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             To describe these mosaics, en cased in cupolas, apsides, squinches, pendentives, vaults and niches, as flat, or two-dimensional, would be inappropriate. True, there is no space behind the "picture-plane" of these mosaics. But there is space, the physical space enclosed by the niche, in front; and this space is included in the picture. The image is not separated from the beholder by the "imaginary glass pane" of the picture plane behind which an illusionistic picture begins: it opens into the real space in front, where the beholder lives and moves. His space and the space in which the holy persons exist and act are identical, just as the icon itself is magically identical with the holy person or the sacred event. The Byzantine church itself is the "picture-space" of the icons. It is the ideal iconostasis; it is itself, as a whole, an icon giving reality to the conception of the divine world order. Only in this medium which is common to the holy persons and to the beholder can the latter feel that he is himself witnessing the holy events and conversing with the holy persons. He is not cut off from them; he is bodily enclosed in the grand icon of the church; he is surrounded by the congregation of the saints and takes part in the events he sees. .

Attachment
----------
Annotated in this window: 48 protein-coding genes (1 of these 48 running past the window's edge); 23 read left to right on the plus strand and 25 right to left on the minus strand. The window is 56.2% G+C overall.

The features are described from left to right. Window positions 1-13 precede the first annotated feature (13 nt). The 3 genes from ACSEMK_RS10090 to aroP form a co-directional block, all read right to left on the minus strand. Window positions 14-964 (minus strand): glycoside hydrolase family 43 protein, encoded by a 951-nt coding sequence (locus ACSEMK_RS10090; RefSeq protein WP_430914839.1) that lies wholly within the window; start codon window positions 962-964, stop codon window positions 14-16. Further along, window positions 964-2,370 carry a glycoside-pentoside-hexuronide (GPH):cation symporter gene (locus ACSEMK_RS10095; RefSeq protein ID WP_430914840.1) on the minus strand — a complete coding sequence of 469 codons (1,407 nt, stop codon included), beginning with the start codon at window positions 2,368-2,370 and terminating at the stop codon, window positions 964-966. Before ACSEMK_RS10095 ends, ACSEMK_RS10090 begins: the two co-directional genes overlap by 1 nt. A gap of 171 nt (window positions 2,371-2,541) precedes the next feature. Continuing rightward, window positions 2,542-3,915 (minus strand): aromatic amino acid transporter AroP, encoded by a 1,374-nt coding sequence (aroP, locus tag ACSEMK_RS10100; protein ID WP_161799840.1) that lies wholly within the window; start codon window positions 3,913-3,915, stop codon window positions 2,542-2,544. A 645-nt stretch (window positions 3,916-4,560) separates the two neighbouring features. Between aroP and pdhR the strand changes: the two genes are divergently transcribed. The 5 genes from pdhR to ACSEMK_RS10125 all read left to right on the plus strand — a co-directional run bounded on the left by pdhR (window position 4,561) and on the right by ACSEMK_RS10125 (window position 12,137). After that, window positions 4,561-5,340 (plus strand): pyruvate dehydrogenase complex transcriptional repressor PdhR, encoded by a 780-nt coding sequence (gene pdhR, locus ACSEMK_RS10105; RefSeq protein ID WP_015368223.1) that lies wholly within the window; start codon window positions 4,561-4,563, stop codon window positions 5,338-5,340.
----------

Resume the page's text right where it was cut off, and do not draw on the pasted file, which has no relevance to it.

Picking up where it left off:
If, however, the icons were to exist in, and to share, a space which is normally the domain of the beholder, it was more than ever necessary to place them in individual receptacles, in spatial units which are, as it were, excrescences of the general space. Moreover, since the images are not links in a continuous chain of narrative, they must not flow into one another: they must be clearly separated and each must occupy its own place in the same manner as the events and persons they represent occupy distinct places in the hierarchical system. The formal means to this end is the separate framing of each single receptacle. The single units are set off either by their characteristic shapes as spatial units, especially in the upper parts of the building, or, in the lower parts, by being embedded separately in the quiet colour foil of the marble linings.


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